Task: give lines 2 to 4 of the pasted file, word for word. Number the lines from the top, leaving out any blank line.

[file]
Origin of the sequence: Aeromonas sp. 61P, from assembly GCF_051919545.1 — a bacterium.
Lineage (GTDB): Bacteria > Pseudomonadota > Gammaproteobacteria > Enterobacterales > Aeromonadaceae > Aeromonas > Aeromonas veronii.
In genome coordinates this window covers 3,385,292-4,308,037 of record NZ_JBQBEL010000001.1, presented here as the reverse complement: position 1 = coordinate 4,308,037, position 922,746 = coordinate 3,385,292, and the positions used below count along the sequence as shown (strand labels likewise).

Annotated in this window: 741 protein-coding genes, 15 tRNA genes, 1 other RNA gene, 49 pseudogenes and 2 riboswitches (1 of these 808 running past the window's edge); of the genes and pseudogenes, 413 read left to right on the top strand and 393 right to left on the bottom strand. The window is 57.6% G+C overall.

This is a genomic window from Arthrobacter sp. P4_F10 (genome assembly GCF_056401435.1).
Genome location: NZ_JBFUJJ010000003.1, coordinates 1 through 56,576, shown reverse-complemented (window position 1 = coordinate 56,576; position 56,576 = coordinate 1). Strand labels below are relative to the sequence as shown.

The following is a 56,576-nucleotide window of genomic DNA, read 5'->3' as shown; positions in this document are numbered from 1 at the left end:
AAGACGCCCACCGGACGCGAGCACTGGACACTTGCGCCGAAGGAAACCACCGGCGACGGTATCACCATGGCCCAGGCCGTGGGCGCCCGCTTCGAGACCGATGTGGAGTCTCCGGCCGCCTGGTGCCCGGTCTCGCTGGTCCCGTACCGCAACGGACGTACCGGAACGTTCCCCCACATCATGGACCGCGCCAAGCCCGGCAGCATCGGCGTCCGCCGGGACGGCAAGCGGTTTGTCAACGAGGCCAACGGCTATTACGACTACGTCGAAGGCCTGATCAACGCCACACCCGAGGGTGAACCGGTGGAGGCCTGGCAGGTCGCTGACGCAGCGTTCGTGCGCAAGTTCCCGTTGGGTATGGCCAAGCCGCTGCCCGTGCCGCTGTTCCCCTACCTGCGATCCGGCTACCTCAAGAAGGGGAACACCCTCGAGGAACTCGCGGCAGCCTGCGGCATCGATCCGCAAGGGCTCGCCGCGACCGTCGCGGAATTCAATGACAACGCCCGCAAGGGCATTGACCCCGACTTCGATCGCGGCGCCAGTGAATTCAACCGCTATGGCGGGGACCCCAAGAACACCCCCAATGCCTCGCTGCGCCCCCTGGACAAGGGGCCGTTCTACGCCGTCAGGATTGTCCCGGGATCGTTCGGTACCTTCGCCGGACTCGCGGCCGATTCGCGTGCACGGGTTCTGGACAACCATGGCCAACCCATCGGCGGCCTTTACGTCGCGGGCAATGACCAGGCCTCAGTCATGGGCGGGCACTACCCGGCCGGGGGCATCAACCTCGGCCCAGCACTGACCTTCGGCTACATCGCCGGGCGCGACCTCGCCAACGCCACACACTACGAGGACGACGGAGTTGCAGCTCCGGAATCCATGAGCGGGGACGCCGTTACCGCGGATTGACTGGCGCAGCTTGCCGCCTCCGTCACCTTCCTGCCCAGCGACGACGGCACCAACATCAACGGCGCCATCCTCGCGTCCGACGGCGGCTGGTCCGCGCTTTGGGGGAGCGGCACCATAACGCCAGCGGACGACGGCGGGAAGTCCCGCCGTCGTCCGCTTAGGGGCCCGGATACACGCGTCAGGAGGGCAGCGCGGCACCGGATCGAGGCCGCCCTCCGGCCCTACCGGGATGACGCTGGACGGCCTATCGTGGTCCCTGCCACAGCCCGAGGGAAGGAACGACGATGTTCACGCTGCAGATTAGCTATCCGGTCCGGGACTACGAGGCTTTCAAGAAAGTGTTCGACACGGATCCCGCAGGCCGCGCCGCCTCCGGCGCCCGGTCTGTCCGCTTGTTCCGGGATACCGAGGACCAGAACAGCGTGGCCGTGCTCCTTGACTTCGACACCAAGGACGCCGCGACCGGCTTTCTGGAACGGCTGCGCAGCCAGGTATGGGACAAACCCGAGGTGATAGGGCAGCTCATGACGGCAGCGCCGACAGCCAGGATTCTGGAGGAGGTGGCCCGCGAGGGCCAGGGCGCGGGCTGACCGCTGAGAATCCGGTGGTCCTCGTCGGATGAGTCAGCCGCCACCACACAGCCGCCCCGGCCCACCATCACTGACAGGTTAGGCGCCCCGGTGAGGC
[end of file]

Lineage (GTDB): Bacteria > Pseudomonadota > Gammaproteobacteria > Enterobacterales > Aeromonadaceae > Aeromonas > Aeromonas veronii.
In genome coordinates this window covers 3,385,292-4,308,037 of record NZ_JBQBEL010000001.1, presented here as the reverse complement: position 1 = coordinate 4,308,037, position 922,746 = coordinate 3,385,292, and the positions used below count along the sequence as shown (strand labels likewise).

Annotated in this window: 741 protein-coding genes, 15 tRNA genes, 1 other RNA gene, 49 pseudogenes and 2 riboswitches (1 of these 808 running past the window's edge); of the genes and pseudogenes, 413 read left to right on the top strand and 393 right to left on the bottom strand. The window is 57.6% G+C overall.